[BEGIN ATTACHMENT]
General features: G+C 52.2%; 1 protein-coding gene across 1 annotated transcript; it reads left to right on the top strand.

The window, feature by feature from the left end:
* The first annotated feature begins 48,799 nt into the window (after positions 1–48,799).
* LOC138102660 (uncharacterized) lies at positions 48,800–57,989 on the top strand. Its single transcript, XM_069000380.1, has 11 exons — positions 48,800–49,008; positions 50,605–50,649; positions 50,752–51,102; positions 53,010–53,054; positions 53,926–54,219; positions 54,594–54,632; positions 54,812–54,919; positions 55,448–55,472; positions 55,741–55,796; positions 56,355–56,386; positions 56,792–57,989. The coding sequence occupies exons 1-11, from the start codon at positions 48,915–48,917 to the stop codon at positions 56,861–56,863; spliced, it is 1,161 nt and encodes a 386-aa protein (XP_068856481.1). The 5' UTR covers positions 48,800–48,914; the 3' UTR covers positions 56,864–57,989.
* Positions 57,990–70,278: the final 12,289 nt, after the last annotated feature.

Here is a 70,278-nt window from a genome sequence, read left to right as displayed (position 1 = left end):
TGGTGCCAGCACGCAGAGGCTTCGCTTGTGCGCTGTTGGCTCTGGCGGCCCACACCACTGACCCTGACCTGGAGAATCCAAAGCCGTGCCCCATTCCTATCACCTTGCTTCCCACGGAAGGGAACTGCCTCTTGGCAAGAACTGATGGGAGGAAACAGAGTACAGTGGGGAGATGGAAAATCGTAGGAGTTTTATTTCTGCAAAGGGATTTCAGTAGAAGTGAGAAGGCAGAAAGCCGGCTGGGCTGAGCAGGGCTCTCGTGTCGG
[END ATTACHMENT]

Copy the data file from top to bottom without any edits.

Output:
General features: G+C 52.2%; 1 protein-coding gene across 1 annotated transcript; it reads left to right on the top strand.

The window, feature by feature from the left end:
* The first annotated feature begins 48,799 nt into the window (after positions 1–48,799).
* LOC138102660 (uncharacterized) lies at positions 48,800–57,989 on the top strand. Its single transcript, XM_069000380.1, has 11 exons — positions 48,800–49,008; positions 50,605–50,649; positions 50,752–51,102; positions 53,010–53,054; positions 53,926–54,219; positions 54,594–54,632; positions 54,812–54,919; positions 55,448–55,472; positions 55,741–55,796; positions 56,355–56,386; positions 56,792–57,989. The coding sequence occupies exons 1-11, from the start codon at positions 48,915–48,917 to the stop codon at positions 56,861–56,863; spliced, it is 1,161 nt and encodes a 386-aa protein (XP_068856481.1). The 5' UTR covers positions 48,800–48,914; the 3' UTR covers positions 56,864–57,989.
* Positions 57,990–70,278: the final 12,289 nt, after the last annotated feature.

Here is a 70,278-nt window from a genome sequence, read left to right as displayed (position 1 = left end):
TGGTGCCAGCACGCAGAGGCTTCGCTTGTGCGCTGTTGGCTCTGGCGGCCCACACCACTGACCCTGACCTGGAGAATCCAAAGCCGTGCCCCATTCCTATCACCTTGCTTCCCACGGAAGGGAACTGCCTCTTGGCAAGAACTGATGGGAGGAAACAGAGTACAGTGGGGAGATGGAAAATCGTAGGAGTTTTATTTCTGCAAAGGGATTTCAGTAGAAGTGAGAAGGCAGAAAGCCGGCTGGGCTGAGCAGGGCTCTCGTGTCGG